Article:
Cutting-edge spacecraft

Herschel was stationed at the second Sun-Earth Lagrange point (L2), 1.5 million km from Earth. This point is theoretically stationary in space with respect to the Earth and Sun, which meant that for Herschel, Earth and the Sun was always in the same general direction.

This provided a stable thermal environment and a good view of the sky. Since the Earth was far away, Herschel was also not disturbed by its radiation belts.

At the same time, the spacecraft's position in space and the resulting temperature extremes made the task of optimising the work environment for the instruments a challenge.

The Herschel spacecraft has heritage from the successful ESA Infrared Space Observatory (ISO). It was been improved and optimized for a more distant and more favourable orbit and its complement of instruments.

Modular design

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Inside HerschelAccess the image

The Herschel satellite was composed of three sections.

First the telescope, which had a 3.5 m-diameter primary mirror protected by a sunshade. The telescope focused light onto three scientific instruments; their detectors were housed in a giant thermos flask, known as a cryostat.

The cryostat provided the interface and cryogenic environment for the instrument focal plane units, and supported the telescope, the solar array and telescope sunshade, and a unit of the Heterodyne Instrument for the Far Infrared.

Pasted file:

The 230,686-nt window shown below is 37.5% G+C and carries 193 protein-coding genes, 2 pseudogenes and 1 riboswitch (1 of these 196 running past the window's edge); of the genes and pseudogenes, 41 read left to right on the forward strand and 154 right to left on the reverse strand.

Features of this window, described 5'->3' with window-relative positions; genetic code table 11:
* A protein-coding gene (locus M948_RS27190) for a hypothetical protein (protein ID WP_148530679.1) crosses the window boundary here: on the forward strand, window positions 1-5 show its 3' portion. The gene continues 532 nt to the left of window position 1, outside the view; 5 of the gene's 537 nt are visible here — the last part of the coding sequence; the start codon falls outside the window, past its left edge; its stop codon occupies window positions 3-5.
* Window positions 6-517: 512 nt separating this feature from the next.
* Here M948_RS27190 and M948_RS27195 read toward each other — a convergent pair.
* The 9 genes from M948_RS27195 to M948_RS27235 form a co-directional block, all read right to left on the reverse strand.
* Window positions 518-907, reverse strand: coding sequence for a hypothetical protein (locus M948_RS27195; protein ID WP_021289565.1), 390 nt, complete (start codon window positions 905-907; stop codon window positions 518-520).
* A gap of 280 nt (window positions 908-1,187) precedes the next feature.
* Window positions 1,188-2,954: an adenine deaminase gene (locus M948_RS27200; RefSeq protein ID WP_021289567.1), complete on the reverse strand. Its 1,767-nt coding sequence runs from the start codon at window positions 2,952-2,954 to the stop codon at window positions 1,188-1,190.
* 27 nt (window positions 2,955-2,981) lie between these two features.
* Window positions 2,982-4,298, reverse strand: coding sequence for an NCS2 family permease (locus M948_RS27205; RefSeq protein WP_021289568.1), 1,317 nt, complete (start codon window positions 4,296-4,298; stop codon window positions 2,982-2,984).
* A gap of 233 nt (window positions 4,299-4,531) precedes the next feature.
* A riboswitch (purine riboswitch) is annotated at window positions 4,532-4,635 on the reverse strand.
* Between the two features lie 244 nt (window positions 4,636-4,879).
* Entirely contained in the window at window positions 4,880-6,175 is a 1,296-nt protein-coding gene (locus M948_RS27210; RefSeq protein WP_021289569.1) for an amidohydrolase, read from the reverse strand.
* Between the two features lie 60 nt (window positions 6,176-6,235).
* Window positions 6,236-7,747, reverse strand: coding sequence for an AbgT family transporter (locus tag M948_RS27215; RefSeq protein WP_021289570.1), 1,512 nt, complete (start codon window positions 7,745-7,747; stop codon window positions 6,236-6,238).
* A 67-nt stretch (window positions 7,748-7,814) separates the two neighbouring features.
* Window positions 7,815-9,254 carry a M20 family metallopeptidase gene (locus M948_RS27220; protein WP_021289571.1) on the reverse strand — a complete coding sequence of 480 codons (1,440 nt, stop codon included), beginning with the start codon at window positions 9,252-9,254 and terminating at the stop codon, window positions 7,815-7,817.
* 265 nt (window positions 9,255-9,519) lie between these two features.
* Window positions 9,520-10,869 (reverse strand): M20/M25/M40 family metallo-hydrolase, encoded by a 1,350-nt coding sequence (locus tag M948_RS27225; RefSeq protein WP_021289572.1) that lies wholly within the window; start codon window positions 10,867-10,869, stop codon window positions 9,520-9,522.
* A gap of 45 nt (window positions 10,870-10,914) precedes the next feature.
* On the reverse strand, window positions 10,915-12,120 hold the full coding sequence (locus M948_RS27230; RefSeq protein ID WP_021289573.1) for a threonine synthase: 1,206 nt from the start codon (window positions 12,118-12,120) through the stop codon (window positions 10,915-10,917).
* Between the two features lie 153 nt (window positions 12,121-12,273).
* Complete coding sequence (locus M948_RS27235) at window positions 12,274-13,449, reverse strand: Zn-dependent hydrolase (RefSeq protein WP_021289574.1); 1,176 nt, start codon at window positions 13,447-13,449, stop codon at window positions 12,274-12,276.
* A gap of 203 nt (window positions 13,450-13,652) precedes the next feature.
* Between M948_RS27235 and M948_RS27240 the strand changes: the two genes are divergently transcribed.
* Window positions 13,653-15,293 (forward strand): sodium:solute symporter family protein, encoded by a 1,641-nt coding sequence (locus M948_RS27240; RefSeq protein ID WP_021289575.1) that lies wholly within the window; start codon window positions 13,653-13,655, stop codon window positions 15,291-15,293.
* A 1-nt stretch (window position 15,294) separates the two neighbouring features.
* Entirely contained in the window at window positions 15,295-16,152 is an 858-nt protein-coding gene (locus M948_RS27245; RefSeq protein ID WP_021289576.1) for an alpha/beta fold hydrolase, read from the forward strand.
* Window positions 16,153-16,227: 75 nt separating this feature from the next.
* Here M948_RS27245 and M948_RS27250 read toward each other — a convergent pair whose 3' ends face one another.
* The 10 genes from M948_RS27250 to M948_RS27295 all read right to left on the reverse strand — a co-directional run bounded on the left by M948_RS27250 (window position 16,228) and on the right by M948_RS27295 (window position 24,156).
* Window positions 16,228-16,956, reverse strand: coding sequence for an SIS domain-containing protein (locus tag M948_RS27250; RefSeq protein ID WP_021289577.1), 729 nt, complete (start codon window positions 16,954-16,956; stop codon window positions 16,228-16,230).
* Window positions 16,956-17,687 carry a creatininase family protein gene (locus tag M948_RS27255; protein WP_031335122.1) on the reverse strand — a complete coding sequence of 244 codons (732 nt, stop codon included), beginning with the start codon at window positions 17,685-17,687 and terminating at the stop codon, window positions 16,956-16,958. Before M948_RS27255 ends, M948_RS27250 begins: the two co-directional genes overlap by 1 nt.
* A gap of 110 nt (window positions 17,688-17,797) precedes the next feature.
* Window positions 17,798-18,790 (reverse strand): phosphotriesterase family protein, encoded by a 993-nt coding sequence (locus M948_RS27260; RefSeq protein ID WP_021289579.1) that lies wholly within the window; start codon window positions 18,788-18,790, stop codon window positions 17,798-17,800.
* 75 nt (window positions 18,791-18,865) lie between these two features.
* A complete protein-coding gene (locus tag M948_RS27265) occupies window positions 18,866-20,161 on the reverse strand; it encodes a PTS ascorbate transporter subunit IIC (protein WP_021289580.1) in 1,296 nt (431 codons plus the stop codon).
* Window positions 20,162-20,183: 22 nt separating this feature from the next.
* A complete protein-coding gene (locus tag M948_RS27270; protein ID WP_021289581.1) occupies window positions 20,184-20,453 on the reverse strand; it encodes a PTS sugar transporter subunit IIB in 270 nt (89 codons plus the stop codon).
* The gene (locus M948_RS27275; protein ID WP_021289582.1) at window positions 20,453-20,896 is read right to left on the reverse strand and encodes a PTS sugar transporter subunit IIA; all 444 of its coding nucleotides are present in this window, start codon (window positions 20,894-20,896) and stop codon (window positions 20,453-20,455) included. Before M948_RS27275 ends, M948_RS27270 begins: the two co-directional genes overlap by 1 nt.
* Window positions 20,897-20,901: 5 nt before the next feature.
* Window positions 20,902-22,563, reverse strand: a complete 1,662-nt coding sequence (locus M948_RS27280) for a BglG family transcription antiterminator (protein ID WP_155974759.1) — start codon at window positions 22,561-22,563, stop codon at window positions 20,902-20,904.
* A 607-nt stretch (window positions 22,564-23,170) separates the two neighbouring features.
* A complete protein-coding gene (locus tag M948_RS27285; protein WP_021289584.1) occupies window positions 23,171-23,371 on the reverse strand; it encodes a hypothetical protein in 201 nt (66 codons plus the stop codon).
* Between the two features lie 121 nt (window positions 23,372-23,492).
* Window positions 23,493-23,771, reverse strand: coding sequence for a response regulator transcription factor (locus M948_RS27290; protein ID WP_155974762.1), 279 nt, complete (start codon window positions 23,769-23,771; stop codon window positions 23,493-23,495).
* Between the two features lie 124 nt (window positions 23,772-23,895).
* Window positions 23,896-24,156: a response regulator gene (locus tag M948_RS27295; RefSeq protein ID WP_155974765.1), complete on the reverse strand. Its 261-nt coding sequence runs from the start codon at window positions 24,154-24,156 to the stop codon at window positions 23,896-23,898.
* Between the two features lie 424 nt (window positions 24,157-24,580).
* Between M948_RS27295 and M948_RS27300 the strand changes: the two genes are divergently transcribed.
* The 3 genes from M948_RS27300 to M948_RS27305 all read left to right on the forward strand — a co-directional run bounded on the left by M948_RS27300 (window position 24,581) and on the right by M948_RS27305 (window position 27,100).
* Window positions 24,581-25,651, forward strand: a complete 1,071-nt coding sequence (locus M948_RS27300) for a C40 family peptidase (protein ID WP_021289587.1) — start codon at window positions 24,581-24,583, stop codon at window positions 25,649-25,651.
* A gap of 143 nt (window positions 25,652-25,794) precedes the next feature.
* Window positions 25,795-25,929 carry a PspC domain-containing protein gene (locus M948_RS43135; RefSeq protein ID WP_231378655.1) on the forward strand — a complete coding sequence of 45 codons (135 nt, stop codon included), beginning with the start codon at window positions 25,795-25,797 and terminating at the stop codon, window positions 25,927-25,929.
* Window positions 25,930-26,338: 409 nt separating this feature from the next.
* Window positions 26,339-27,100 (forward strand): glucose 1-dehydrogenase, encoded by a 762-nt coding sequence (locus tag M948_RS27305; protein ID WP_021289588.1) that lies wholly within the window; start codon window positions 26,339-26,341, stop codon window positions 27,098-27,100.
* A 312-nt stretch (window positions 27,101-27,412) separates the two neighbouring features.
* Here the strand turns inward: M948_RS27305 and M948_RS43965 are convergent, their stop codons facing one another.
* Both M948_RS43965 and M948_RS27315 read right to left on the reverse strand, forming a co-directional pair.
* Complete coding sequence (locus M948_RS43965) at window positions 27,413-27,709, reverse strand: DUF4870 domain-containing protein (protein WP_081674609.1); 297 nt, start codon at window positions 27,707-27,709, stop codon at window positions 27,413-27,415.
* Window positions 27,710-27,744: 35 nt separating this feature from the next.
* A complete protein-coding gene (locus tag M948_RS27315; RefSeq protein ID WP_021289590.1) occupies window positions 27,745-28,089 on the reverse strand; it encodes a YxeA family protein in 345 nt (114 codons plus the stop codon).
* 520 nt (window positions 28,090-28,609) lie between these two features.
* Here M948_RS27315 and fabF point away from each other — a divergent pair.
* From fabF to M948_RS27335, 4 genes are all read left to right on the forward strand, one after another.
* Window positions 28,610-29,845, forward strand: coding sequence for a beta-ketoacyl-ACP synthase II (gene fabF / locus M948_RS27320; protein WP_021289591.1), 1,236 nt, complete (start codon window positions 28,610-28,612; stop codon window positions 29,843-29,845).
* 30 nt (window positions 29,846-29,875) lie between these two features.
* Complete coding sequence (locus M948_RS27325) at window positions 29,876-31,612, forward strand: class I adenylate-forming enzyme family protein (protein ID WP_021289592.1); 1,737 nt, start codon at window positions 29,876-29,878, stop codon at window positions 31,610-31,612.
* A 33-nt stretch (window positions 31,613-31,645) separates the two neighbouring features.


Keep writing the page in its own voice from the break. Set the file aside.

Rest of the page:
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Herschel’s sophisticated cooling systemAccess the image

Inside the cryostat, Herschel's detectors were kept at very low and stable temperatures, necessary for the instruments to operate. The cryostat contained liquid superfluid helium at temperatures lower than –271°C, which made the instruments as sensitive as possible. The instruments detectors and the cryostat made up the second section, the payload module.

The infrared detectors were cooled to extremely low temperatures in order to work, in fact close to absolute zero (–273.15°C or 0 K).

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Herschel’s sophisticated cooling systemAccess the image

All three Herschel instruments were housed inside and cooled by the cryostat which was filled at launch with more than 2300 litres of superfluid helium kept at 1.65 K, i.e. –271.5°C. Further cooling – down to 0.3 K – was required for the SPIRE and PACS bolometeric detectors. The role of the cryostat was fundamental because it determined the lifetime of the observatory.

Superfluid helium evaporates at a constant rate, gradually emptying the tank. In the case of Herschel, it exhausted its supply after about four years after launch.

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Herschel’s sophisticated cooling systemAccess the image

At that moment, the temperature of the instruments start to rise and Herschel could no longer perform observations. However, the data that Herschel has supplied will keep astronomers busy for decades.

The third element of the satellite was the service module located below the payload module. It housed the instrument electronics and the components responsible for satellite function, such as the communication hardware. The service module housed the payload electronics that do not need cooling, and provided the necessary subsystems: power, attitude and orbit control, on-board data handling, thermal control and command execution, communication, and safety.

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